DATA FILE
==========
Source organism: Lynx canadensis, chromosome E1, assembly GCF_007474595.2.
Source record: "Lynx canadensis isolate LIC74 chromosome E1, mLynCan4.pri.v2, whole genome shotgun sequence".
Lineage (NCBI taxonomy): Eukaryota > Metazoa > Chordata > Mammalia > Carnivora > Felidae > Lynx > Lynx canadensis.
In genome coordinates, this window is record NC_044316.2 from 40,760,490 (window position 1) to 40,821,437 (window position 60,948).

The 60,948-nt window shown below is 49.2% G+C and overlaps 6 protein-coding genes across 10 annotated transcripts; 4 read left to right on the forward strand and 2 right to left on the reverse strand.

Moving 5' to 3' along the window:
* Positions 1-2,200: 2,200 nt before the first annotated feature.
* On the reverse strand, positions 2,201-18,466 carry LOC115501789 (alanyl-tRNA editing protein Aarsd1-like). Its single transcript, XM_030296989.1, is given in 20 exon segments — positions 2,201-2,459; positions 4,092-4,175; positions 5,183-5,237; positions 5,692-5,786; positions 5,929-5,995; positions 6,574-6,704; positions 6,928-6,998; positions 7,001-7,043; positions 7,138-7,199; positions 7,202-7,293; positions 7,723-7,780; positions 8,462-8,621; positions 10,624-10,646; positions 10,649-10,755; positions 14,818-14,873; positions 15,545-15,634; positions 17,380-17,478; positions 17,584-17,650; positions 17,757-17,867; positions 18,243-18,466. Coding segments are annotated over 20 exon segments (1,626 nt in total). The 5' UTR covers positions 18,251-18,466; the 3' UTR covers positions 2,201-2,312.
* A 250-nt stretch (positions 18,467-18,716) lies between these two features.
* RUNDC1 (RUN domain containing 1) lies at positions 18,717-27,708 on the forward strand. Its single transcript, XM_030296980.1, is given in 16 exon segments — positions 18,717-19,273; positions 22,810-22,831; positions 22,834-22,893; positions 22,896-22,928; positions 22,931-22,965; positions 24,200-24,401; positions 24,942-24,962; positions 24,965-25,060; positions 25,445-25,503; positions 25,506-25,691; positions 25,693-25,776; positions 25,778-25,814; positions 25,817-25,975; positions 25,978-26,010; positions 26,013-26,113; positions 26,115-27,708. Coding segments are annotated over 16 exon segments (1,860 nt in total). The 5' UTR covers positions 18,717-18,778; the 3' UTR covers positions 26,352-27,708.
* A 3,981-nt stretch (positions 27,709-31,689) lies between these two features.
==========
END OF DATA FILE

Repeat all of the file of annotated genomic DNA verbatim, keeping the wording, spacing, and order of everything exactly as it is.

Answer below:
Source organism: Lynx canadensis, chromosome E1, assembly GCF_007474595.2.
Source record: "Lynx canadensis isolate LIC74 chromosome E1, mLynCan4.pri.v2, whole genome shotgun sequence".
Lineage (NCBI taxonomy): Eukaryota > Metazoa > Chordata > Mammalia > Carnivora > Felidae > Lynx > Lynx canadensis.
In genome coordinates, this window is record NC_044316.2 from 40,760,490 (window position 1) to 40,821,437 (window position 60,948).

The 60,948-nt window shown below is 49.2% G+C and overlaps 6 protein-coding genes across 10 annotated transcripts; 4 read left to right on the forward strand and 2 right to left on the reverse strand.

Moving 5' to 3' along the window:
* Positions 1-2,200: 2,200 nt before the first annotated feature.
* On the reverse strand, positions 2,201-18,466 carry LOC115501789 (alanyl-tRNA editing protein Aarsd1-like). Its single transcript, XM_030296989.1, is given in 20 exon segments — positions 2,201-2,459; positions 4,092-4,175; positions 5,183-5,237; positions 5,692-5,786; positions 5,929-5,995; positions 6,574-6,704; positions 6,928-6,998; positions 7,001-7,043; positions 7,138-7,199; positions 7,202-7,293; positions 7,723-7,780; positions 8,462-8,621; positions 10,624-10,646; positions 10,649-10,755; positions 14,818-14,873; positions 15,545-15,634; positions 17,380-17,478; positions 17,584-17,650; positions 17,757-17,867; positions 18,243-18,466. Coding segments are annotated over 20 exon segments (1,626 nt in total). The 5' UTR covers positions 18,251-18,466; the 3' UTR covers positions 2,201-2,312.
* A 250-nt stretch (positions 18,467-18,716) lies between these two features.
* RUNDC1 (RUN domain containing 1) lies at positions 18,717-27,708 on the forward strand. Its single transcript, XM_030296980.1, is given in 16 exon segments — positions 18,717-19,273; positions 22,810-22,831; positions 22,834-22,893; positions 22,896-22,928; positions 22,931-22,965; positions 24,200-24,401; positions 24,942-24,962; positions 24,965-25,060; positions 25,445-25,503; positions 25,506-25,691; positions 25,693-25,776; positions 25,778-25,814; positions 25,817-25,975; positions 25,978-26,010; positions 26,013-26,113; positions 26,115-27,708. Coding segments are annotated over 16 exon segments (1,860 nt in total). The 5' UTR covers positions 18,717-18,778; the 3' UTR covers positions 26,352-27,708.
* A 3,981-nt stretch (positions 27,709-31,689) lies between these two features.